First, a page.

1:15 Keen kiwis paddling over the 'channel of bones' in Hawai'i

It's a remarkable feat of endurance on a stretch of water you've likely never heard of.

The Ka'iwi Channel also known as the "channel of bones" in Hawai'i was once again host to the Molokai2Oahu Paddleboard World Championships, yesterday.

The 52-kilometre race saw dozens of Kiwis not only taking part ... but taking out the top spots.

22-year-old Joe Wilson - one of four paddle boarders from the Mairangi Bay Surf Lifesaving Club to compete - placed second in his category, with a time of six hours and 20 minutes.

He speaks to Jesse from Honolulu.

Stand up paddleboarding generic.

A teenage boy using a stand up paddleboard. Photo: 123RF

1:25 Seasick - a close look at the health of the Hauraki Gulf

It began as a couple of questions about a renowned marine park, 18 months later it was a documentary.

'Seasick' - directed by Simon Mark-Brown - is a deep dive into the health of the Hauraki Gulf / Tīkapa Moana, an area of ocean home to myriad islands and five marine reserves off the east coast of Auckland.
After its feature length debut at Doc Edge film festival, 'Seasick: Saving the Hauraki Gulf' is now playing in a handful of cinemas in the North Island.

Hauraki Gulf - diver, but no fish

Hauraki Gulf - diver, but no fish Photo: Simon Mark-Brown

1:35 Ensuring accessible appropriate sex education for young people.

Educating children about relationships and sexuality is essential to their development.

But, with so much unfiltered content available online, seeing they get accurate, healthy information around these topics can be difficult

In response, researchers from the University of Canterbury have developed a free platform called 'Te Puāwaitanga: Beyond the Birds and Bees'.

The goal is to give young people a one-stop-shop for reliable information about sexuality, sexual health and relationships.

Director of the project, UC health education lecturer Tracy Clelland speaks to Jesse.

Word writing text Sex Education.

Photo: 123RF

1:45 Tech Tuesday with Daniel Watson

Today owner and managing director of Vertech IT services Daniel Watson talks to Jesse about the emotional toll scammers have on their victims as well as more tips on how to avoid being scammed.

Unknown number calling in the middle of the night. Phone call from stranger. Person holding mobile and smartphone home late.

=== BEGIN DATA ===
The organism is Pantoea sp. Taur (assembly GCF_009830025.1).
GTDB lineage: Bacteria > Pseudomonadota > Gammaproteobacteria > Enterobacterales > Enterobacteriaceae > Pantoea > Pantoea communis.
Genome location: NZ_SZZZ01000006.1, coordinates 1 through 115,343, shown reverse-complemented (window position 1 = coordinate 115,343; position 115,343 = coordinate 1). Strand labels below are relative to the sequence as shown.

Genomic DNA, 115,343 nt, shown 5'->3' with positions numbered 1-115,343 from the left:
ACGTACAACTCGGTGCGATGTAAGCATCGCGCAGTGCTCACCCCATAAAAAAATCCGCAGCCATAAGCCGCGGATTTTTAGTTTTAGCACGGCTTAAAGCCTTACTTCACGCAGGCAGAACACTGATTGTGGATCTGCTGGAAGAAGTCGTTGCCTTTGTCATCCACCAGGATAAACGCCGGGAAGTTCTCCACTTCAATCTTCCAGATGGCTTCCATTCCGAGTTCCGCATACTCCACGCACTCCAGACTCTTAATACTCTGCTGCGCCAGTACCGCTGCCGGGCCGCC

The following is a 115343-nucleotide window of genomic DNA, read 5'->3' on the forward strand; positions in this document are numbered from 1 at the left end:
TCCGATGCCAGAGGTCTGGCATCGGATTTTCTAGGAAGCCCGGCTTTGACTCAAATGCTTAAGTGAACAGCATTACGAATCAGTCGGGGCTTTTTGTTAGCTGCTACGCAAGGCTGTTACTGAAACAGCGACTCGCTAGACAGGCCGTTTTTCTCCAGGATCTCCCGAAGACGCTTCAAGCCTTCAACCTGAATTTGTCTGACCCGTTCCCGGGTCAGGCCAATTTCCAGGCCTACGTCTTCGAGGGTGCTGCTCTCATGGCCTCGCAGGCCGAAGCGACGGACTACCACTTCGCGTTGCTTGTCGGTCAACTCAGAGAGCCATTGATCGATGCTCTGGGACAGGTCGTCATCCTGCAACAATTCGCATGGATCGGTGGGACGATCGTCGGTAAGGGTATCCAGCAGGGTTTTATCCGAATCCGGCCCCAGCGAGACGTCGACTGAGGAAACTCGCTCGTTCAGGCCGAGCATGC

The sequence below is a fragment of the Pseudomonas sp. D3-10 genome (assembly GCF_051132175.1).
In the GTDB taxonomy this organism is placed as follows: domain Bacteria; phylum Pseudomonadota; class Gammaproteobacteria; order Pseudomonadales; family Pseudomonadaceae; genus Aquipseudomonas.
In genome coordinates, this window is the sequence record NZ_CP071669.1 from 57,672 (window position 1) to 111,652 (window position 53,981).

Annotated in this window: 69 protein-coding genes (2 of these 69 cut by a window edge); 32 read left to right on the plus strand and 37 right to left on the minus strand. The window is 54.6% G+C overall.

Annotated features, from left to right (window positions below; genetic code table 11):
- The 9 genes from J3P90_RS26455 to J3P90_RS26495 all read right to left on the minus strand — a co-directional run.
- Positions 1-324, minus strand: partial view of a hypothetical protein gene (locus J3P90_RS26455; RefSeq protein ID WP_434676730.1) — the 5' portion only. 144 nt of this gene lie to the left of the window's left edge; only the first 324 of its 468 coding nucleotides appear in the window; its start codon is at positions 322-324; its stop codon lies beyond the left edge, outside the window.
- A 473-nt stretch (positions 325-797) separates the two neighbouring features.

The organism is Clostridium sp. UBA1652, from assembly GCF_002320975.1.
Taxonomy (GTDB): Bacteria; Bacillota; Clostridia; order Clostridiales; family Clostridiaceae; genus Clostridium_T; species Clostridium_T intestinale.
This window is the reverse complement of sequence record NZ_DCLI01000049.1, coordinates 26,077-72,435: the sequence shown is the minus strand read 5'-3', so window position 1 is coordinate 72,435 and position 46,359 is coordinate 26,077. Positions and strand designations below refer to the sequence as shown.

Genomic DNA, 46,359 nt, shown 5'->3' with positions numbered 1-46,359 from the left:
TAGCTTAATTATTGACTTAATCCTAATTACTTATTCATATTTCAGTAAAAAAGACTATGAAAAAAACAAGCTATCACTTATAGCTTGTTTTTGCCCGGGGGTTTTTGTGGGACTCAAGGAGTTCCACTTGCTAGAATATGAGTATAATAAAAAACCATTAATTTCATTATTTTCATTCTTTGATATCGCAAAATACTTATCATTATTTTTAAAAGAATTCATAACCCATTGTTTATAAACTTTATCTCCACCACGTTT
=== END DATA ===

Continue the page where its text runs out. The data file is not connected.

Photo: 123RF

2:10 Book Critic: Catherine Robertson

Today Catherine talks to Jesse about non-fiction book Shadowlands: A Journey Through Lost Britain by Matthew Green, Romantic Comedy by Curtis Sittenfeld and The Artist by Ruby Solly.

2:20 Music feature: Mel Parsons on Dire Straits

Today musician Mel Parsons joins Jesse to talk about her favourite band, Dire Straits.

She considers herself a super fan of the British rock band that hit the charts with bang in 1978 with their debut album Sultans of Swing.

Mel is with Jesse to talk about why she loves the band so much and play some of her favourite tracks from them.

John Illsley and Dire Straits.

John Illsley and Dire Straits. Photo: Supplied

3:10 How women in sports are making inroads for equality everywhere

Women are paid less, suffer penalties for  taking time off to have children and are often considered less  competitive and less capable of  generating big revenue. It's happening in the board room and the locker room says Macaela Mackenzie. She's  a senior editor at Glamour magazine who has spent years writing about women athletes and their struggle for equality in sports. As the FIFA World Cup games play out in our stadiums, she says women are using sport as a way to change misogynistic attitudes and fight for equal pay which is so inextricably tied to equal opportunity. Her new book is called:  Money, Power Respect: How Women In Sports Are Shaping the Future of Feminism.

Money Power Respect book cover

Money Power Respect book cover Photo: supplied

3:30 Spoken Feature: BBC sporting history

Marianne Martin talks about winning the first official women's Tour De France in 1984. She rode the 1,080km course in 29 hours, 39 minutes, and two seconds over 18 days - a remarkable feat considering she'd had anaemia earlier that year.

The 1984 men's champion Laurent Fignon won prizes valued at more than $225,000. Marianne Martin was awarded a trophy and $1,000.

Marianne Martin with her team mates in Paris after winning the Tour de France in 1984

Marianne Martin with her team mates in Paris after winning the Tour de France in 1984 Photo: Graham Watson

3:45 The Panel with Verity Johnson and Peter Dunne